The Italians call them vini da meditazioni, or meditation wines, and while the name suggests that a transcendental state might be found at the bottom of a glass, what these wines are really meant for is leisurely sipping, preferably at home in the company of family and friends. They may be wines of great stature, such as the long-lived classics of Barolo or Brunello di Montalcino, but more often they are passito wines, which are made from dried grapes, and can be dry but are often sweet, luscious dessert wines.
In the hills of Tuscany, the wine of contemplation and sharing is vin santo. For centuries this golden, amber “holy wine” was made in minuscule batches and stashed away in private cellars, brought out only for visitors and special occasions. Rarely was the wine bottled and sold; that was what Chianti was for. These days, bottles from quality producers are readily available at any fine wine retailer, but it remains a wine to be sipped with guests, perhaps along with dessert, cantucci, or all on its own into the late hours of the night.
Which is precisely what happened at a recent dinner party in Edinburgh, where my husband’s cousin and his wife generously opened a bottle of the 2004 Marchesi de’ Frescobaldi Castello di Pomino Vin Santo to serve with a cherry clafoutis (an excellent combination). Frescobaldi is one of the oldest, most prominent families in Florence, where, during the middle ages, they earned distinction as bankers to the royalty of Europe. The winery was founded in 1308 and the wines are said to have been favorites of Michelangelo and King Henry VIII. Today, Marchesi de’ Frescobaldi is one of Tuscany’s largest wine producers, making everything from Chardonnay to Brunello de Montalcino.
Castello di Pomino is one of nine estates owned by the winery and dates from 1500, the year its namesake castle was built. Located 20 miles east of Florence, the Pomino vineyards are planted along the base of the Apennine mountains at 1000 to 2400 feet. This makes for cool nights and warm days, which are critical for retaining that all-important acidity. Atypically for vin santo, this wine is made from a blend of Chardonnay, Trebbiano and a small amount of Sangiovese; more often, Malvasia and Trebbiano are the main grape varieties. Some producers dry the grapes on straw mats, but Frescobaldi hangs them on the vine from attic rafters in a special area called the vinsantaia. There they stay for a minimum of three months. Once the grapes have shriveled to raisins, sometime between Christmas and Easter (hence the name “holy wine”), they are pressed. As one might imagine, extracting liquid from a raisin is a challenge, and the amounts of thick, sweet grape must are tiny.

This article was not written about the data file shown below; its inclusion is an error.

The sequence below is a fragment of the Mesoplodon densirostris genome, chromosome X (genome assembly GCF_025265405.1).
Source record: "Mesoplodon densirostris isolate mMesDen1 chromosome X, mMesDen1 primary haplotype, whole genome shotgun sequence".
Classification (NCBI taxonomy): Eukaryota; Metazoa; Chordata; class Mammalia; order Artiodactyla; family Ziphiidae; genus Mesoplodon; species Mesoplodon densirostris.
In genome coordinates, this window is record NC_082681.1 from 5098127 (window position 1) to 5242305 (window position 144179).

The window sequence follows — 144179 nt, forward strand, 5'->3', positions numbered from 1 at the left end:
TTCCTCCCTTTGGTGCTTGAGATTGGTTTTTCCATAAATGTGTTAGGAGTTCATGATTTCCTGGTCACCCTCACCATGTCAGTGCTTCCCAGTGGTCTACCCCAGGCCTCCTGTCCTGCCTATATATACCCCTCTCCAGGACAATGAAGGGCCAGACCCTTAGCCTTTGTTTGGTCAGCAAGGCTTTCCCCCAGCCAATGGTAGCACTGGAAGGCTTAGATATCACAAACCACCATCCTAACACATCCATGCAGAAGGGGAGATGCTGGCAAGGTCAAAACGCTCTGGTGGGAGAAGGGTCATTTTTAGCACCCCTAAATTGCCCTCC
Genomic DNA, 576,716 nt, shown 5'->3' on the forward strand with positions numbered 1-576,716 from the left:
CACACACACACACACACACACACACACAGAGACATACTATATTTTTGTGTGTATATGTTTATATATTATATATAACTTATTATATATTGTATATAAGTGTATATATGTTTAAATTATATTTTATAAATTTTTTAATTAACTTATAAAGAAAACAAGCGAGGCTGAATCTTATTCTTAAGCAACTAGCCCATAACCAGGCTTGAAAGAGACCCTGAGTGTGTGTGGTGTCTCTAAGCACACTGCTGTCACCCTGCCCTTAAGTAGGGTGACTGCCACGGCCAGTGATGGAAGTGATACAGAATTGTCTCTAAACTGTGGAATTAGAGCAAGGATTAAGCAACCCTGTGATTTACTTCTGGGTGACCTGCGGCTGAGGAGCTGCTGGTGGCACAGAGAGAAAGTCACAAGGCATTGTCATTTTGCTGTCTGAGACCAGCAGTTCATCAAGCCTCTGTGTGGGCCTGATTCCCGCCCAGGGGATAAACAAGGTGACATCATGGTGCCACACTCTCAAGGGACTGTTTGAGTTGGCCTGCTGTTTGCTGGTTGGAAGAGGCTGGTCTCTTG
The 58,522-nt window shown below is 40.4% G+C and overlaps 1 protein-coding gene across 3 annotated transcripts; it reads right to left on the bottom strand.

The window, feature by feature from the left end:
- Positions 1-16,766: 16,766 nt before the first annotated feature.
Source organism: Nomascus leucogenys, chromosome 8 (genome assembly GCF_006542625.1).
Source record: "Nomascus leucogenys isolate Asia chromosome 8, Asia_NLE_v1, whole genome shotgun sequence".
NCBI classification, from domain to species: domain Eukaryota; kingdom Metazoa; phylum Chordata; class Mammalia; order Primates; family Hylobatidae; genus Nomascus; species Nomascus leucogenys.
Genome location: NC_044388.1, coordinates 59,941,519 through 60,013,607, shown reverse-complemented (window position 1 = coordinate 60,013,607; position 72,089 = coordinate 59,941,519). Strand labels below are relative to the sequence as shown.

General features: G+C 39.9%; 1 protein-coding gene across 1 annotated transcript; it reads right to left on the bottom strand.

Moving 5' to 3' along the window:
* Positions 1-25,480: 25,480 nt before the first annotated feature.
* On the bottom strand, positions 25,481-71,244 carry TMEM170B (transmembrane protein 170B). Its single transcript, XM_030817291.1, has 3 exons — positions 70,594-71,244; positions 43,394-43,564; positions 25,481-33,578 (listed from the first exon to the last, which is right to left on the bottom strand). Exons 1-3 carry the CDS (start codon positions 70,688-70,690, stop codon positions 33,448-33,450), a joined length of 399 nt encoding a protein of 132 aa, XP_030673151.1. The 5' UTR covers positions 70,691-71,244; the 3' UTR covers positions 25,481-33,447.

What must there is is then racked into small, wooden barrels called caratelli, where they remain for four years. Some producers trigger fermentation by adding a madre, a portion of the yeast left from previous fermentations, which is thought to add complexity to the wine, while others use cultured yeast. Naturally some of the wine is lost by evaporation through the wooden staves, and since the barrels are never topped up the wine is exposed to oxygen, resulting in dried fruit and caramel notes.
Styles of vin santo can range from dry and oxidized (almost like a fino sherry) to lusciously sweet with notes of dried apricots and honey. This wine was silky smooth and tasted of raisins, honey, dates and dried figs. A firm streak of acidity nicely balanced out the sweetness. It was the perfect accompaniment to the candle-lit conversation and added an extra spark to an already special evening, just as the Italians intended. Little did we know, however, that this was a mere prelude.
End of Part I
‘Tis the season for Thanksgiving wine lists when experts recommend their best bets for what to pair with the meal’s myriad, complicated flavors: turkey, gravy, stuffing, sweet potatoes, Brussels sprouts and cranberry sauce. Favorites include Beaujolais crus, Rieslings, and Pinot Noirs, all wonderful choices, but that is where the lists usually end. So what to serve with the pumpkin pie? Give your holiday that extra special touch by serving a dessert wine that’s been specially chosen for the holiday’s signature desserts?